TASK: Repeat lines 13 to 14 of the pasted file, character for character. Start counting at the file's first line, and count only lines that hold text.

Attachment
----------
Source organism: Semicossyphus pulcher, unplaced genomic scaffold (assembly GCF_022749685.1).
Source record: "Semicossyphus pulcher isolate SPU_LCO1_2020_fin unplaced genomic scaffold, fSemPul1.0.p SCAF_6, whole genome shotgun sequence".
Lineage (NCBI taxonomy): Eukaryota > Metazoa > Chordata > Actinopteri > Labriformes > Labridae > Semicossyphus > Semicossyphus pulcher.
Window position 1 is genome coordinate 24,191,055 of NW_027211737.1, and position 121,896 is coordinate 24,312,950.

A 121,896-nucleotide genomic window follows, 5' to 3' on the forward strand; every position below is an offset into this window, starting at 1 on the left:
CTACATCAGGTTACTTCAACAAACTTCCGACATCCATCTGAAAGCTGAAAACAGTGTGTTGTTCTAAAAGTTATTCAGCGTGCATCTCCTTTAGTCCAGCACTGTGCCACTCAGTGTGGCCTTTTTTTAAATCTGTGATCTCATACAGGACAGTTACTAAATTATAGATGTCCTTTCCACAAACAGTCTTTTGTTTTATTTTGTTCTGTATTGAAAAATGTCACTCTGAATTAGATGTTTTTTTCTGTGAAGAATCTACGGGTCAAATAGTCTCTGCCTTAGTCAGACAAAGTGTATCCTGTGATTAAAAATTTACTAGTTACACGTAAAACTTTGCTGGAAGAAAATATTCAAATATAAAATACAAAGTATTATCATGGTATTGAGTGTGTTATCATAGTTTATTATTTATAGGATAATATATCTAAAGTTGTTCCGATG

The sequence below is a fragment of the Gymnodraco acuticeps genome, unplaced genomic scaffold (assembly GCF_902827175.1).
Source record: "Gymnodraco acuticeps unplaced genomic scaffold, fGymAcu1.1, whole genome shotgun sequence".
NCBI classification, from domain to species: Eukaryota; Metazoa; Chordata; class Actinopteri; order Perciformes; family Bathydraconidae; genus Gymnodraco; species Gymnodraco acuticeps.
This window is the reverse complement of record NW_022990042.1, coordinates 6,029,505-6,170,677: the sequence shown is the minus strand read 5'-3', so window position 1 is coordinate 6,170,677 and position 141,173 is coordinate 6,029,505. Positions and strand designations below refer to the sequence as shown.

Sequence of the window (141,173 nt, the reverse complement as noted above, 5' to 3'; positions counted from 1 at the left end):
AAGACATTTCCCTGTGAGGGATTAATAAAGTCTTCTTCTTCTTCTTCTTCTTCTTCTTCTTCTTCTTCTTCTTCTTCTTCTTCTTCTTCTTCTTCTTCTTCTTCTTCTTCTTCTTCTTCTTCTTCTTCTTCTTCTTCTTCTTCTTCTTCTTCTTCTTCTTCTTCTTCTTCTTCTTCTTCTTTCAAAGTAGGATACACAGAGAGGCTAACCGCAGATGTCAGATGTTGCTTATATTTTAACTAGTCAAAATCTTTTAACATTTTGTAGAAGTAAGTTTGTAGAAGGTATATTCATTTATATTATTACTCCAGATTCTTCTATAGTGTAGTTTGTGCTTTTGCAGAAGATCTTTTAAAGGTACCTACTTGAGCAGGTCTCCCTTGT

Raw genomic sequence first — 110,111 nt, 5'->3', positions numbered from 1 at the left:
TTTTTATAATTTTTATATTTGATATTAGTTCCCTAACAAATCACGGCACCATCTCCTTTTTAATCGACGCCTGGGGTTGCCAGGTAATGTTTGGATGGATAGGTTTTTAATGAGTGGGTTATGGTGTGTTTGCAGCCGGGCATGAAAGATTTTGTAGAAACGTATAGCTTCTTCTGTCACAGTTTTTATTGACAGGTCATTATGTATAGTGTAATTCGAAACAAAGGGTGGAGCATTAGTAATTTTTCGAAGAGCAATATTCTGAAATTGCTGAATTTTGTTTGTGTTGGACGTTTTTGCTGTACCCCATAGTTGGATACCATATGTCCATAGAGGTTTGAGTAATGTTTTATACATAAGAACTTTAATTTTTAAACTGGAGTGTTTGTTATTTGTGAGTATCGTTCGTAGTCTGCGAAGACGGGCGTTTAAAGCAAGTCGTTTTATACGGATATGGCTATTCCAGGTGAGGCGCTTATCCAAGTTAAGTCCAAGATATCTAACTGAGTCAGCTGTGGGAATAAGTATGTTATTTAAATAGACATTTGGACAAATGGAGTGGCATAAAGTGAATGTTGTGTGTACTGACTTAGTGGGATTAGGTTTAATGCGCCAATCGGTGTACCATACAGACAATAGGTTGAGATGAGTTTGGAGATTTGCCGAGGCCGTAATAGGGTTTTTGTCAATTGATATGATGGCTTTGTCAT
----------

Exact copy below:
Raw genomic sequence first — 110,111 nt, 5'->3', positions numbered from 1 at the left:
TTTTTATAATTTTTATATTTGATATTAGTTCCCTAACAAATCACGGCACCATCTCCTTTTTAATCGACGCCTGGGGTTGCCAGGTAATGTTTGGATGGATAGGTTTTTAATGAGTGGGTTATGGTGTGTTTGCAGCCGGGCATGAAAGATTTTGTAGAAACGTATAGCTTCTTCTGTCACAGTTTTTATTGACAGGTCATTATGTATAGTGTAATTCGAAACAAAGGGTGGAGCATTAGTAATTTTTCGAAGAGCAATATTCTGAAATTGCTGAATTTTGTTTGTGTTGGACGTTTTTGCTGTACCCCATAGTTGGATACCATATGTCCATAGAGGTTTGAGTAATGTTTTATACATAAGAACTTTAATTTTTAAACTGGAGTGTTTGTTATTTGTGAGTATCGTTCGTAGTCTGCGAAGACGGGCGTTTAAAGCAAGTCGTTTTATACGGATATGGCTATTCCAGGTGAGGCGCTTATCCAAGTTAAGTCCAAGATATCTAACTGAGTCAGCTGTGGGAATAAGTATGTTATTTAAATAGACATTTGGACAAATGGAGTGGCATAAAGTGAATGTTGTGTGTACTGACTTAGTGGGATTAGGTTTAATGCGCCAATCGGTGTACCATACAGACAATAGGTTGAGATGAGTTTGGAGATTTGCCGAGGCCGTAATAGGGTTTTTGTCAATTGATATGATGGCTTTGTCAT